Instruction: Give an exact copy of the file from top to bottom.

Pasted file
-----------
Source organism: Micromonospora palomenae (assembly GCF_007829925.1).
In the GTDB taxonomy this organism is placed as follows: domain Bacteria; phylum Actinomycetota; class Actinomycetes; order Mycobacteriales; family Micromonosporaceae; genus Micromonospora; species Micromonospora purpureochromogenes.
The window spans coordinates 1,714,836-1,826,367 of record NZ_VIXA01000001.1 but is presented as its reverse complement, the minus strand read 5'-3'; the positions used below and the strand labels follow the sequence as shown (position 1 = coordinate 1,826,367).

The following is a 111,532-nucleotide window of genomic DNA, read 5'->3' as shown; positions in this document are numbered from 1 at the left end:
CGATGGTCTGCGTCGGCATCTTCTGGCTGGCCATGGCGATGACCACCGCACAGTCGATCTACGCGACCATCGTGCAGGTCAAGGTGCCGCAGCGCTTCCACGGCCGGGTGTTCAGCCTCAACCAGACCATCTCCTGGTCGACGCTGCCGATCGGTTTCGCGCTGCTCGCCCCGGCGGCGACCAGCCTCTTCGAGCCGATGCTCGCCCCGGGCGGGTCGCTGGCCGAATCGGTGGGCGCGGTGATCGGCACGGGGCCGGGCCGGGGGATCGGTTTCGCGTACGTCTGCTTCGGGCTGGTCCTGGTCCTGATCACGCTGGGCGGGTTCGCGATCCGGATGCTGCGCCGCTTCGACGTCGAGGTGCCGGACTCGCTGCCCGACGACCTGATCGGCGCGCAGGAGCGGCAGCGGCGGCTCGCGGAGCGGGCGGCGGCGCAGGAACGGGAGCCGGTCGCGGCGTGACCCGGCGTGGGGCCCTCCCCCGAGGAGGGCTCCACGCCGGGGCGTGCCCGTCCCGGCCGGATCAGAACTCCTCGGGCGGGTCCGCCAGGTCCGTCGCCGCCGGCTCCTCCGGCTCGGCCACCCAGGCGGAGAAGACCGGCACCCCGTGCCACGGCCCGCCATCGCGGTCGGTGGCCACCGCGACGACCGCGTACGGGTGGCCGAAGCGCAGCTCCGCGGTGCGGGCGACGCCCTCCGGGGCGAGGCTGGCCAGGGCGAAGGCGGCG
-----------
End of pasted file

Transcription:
Source organism: Micromonospora palomenae (assembly GCF_007829925.1).
In the GTDB taxonomy this organism is placed as follows: domain Bacteria; phylum Actinomycetota; class Actinomycetes; order Mycobacteriales; family Micromonosporaceae; genus Micromonospora; species Micromonospora purpureochromogenes.
The window spans coordinates 1,714,836-1,826,367 of record NZ_VIXA01000001.1 but is presented as its reverse complement, the minus strand read 5'-3'; the positions used below and the strand labels follow the sequence as shown (position 1 = coordinate 1,826,367).

The following is a 111,532-nucleotide window of genomic DNA, read 5'->3' as shown; positions in this document are numbered from 1 at the left end:
CGATGGTCTGCGTCGGCATCTTCTGGCTGGCCATGGCGATGACCACCGCACAGTCGATCTACGCGACCATCGTGCAGGTCAAGGTGCCGCAGCGCTTCCACGGCCGGGTGTTCAGCCTCAACCAGACCATCTCCTGGTCGACGCTGCCGATCGGTTTCGCGCTGCTCGCCCCGGCGGCGACCAGCCTCTTCGAGCCGATGCTCGCCCCGGGCGGGTCGCTGGCCGAATCGGTGGGCGCGGTGATCGGCACGGGGCCGGGCCGGGGGATCGGTTTCGCGTACGTCTGCTTCGGGCTGGTCCTGGTCCTGATCACGCTGGGCGGGTTCGCGATCCGGATGCTGCGCCGCTTCGACGTCGAGGTGCCGGACTCGCTGCCCGACGACCTGATCGGCGCGCAGGAGCGGCAGCGGCGGCTCGCGGAGCGGGCGGCGGCGCAGGAACGGGAGCCGGTCGCGGCGTGACCCGGCGTGGGGCCCTCCCCCGAGGAGGGCTCCACGCCGGGGCGTGCCCGTCCCGGCCGGATCAGAACTCCTCGGGCGGGTCCGCCAGGTCCGTCGCCGCCGGCTCCTCCGGCTCGGCCACCCAGGCGGAGAAGACCGGCACCCCGTGCCACGGCCCGCCATCGCGGTCGGTGGCCACCGCGACGACCGCGTACGGGTGGCCGAAGCGCAGCTCCGCGGTGCGGGCGACGCCCTCCGGGGCGAGGCTGGCCAGGGCGAAGGCGGCG